The only two details these two homes have in common are that they both have a well-vented attic and are both very leaky. The one on the left is from an 1800-sq.-ft. envelope with a 2600 CFM50 blower door number or 1.45 Leakage Area Infiltration Ratio (LAIR). The one on the right is from a 3100-sq.-ft. home with a 5177 CFM50 blower door number or 1.67 LAIR.

By looking at these, you might think, “Well, that attic must not be well vented.” But that’s not how ZPD works.

The ZPD readings from these well-vented attics were so low because the ceiling plane in these two cases is extremely leaky. That, in turn, is a large contributor to the total home leakage. It explains why the envelope leakage rate is so high on both.

As a side note, attic or crawlspace ventilation is pretty straightforward:

  • Are there vents along the roof overhang soffits?
  • Are there vents along the side of the house?
  • Can you see light if you go into any of them?
  • Can you feel air movement across these vents? (This last one is largely dependent on indoor vs. outdoor temperature differential, as stack effect is its driving force. Wind matters a great deal, too.)

In addition to that, vented attics and crawlspaces have a lot less volume than the living space with which they share floor area. Therefore, it doesn’t take an obscene amount of ventilation to be considered properly vented.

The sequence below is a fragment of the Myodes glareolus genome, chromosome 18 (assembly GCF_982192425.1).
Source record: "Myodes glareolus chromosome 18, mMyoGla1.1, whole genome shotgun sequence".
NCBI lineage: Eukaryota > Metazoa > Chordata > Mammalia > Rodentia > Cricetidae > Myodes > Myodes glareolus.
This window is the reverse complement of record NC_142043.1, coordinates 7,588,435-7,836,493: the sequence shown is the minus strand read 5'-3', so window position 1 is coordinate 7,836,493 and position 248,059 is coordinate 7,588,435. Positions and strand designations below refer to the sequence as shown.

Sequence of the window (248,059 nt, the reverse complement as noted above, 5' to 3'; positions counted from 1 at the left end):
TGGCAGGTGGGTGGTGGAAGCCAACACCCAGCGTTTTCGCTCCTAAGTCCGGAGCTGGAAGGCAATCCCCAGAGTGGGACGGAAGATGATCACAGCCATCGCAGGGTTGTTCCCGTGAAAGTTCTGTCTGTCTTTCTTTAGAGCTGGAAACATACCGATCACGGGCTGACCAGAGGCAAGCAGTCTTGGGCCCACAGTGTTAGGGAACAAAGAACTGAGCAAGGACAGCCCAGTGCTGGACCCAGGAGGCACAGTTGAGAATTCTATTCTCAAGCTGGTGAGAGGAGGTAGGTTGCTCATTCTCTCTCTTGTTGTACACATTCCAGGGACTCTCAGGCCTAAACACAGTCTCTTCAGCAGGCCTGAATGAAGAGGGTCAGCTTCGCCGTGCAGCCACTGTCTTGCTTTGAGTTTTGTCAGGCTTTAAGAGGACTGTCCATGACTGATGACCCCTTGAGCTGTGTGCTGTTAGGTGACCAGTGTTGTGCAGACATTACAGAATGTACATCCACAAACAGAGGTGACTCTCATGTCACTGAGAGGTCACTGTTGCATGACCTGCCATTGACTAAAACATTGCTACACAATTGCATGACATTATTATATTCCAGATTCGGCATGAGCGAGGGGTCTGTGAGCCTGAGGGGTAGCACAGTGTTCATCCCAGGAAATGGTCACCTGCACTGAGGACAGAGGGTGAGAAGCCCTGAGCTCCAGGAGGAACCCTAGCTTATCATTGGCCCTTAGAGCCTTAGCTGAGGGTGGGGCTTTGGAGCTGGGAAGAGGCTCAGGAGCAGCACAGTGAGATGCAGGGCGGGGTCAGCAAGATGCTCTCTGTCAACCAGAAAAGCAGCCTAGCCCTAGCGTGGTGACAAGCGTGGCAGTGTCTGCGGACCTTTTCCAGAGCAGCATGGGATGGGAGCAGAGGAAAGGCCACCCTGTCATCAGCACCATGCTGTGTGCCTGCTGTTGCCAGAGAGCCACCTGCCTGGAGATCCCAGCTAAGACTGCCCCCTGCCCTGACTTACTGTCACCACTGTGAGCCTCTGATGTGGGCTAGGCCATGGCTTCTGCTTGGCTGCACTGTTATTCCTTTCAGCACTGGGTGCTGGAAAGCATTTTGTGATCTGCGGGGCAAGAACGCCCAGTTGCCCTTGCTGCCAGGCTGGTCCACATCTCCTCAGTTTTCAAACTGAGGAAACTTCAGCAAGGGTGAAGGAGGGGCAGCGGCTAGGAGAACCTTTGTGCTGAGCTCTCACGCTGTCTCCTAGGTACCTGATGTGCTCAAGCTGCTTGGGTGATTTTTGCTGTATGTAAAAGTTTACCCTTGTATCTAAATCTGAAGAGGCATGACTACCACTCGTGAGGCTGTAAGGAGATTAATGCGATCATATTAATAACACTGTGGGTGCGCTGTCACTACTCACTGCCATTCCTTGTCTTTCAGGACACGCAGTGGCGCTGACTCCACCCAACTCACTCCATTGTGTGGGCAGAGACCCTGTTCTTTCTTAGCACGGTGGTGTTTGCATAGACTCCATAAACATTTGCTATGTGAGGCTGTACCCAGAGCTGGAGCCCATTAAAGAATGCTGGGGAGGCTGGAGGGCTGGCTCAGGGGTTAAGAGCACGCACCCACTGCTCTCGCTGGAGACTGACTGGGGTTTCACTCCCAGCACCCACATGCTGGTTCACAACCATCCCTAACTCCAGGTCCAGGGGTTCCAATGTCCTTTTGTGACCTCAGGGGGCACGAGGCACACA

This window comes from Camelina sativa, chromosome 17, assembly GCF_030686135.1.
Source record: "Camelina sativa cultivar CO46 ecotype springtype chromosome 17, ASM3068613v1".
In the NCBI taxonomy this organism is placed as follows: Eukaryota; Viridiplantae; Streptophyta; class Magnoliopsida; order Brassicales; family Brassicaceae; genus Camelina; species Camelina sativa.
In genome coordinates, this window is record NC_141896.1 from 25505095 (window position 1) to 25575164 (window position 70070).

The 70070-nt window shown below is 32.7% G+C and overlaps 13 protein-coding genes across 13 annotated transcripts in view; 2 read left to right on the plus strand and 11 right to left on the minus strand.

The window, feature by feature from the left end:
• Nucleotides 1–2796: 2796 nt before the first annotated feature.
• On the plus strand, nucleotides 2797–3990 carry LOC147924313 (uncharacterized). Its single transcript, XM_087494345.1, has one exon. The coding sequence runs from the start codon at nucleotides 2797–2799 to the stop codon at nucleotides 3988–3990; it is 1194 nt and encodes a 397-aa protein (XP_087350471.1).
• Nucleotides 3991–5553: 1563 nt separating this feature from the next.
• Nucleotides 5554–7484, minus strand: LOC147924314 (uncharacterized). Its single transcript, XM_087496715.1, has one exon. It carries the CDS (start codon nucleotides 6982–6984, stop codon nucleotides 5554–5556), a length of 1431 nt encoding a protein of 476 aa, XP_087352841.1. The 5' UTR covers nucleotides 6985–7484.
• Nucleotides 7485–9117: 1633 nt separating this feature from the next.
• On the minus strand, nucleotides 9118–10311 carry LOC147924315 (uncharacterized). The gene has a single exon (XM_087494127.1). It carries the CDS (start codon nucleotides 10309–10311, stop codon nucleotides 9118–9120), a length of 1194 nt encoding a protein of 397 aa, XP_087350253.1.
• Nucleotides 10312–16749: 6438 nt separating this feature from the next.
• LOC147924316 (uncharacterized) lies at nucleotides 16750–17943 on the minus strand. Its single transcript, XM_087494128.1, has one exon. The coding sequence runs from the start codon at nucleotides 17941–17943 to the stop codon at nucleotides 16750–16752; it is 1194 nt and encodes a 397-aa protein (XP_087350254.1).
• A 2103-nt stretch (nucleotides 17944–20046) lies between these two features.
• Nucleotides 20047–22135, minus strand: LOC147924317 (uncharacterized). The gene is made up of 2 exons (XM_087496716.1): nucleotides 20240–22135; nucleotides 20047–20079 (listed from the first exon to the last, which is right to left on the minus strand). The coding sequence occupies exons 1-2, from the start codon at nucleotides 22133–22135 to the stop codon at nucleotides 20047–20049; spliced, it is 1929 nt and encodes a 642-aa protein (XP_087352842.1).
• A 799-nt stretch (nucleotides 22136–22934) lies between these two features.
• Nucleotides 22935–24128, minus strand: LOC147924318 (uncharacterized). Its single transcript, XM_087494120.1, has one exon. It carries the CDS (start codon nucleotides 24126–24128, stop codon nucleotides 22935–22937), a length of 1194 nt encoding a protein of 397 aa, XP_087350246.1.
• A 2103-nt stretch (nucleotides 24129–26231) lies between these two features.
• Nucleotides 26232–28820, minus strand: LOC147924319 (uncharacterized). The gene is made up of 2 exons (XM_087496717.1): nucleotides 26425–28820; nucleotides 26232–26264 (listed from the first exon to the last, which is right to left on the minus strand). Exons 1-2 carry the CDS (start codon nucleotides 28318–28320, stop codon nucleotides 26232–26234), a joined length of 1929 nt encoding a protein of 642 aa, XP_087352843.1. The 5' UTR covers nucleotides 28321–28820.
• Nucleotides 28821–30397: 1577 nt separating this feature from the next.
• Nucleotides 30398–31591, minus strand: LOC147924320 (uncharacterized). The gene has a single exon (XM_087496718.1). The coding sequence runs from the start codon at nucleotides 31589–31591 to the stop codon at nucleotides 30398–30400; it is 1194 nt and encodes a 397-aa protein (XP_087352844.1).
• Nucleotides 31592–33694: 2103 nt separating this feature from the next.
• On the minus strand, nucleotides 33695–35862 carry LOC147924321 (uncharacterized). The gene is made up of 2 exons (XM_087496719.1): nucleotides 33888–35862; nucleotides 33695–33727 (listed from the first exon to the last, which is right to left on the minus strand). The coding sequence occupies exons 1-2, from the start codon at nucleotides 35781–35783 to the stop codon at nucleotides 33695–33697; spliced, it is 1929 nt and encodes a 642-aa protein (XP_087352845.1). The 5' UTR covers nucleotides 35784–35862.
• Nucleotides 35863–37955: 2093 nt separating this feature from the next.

Back to ZPD

Remember from Part 1: “In cases where air must pass through at least two barriers to leak into or out of a house, ZPD is a way to use measured pressures to infer the location and size of air leakage paths.” This snippet is from the Zone Pressure Diagnostics Trainer manual, which is available from The Energy Conservatory.

Graphics explaining cumulative size of leaks

Suppose we’re testing a house for leakage with the blower door running, keeping the house at -50 Pa. If we then proceed to do ZPD testing and get a reading of 25 Pa for an attached zone (attic/crawlspace/garage), that means that the cumulative size of all the leaks between the house and the zone is the same cumulative size of all the leaks between the zone and outside.

Think of it this way: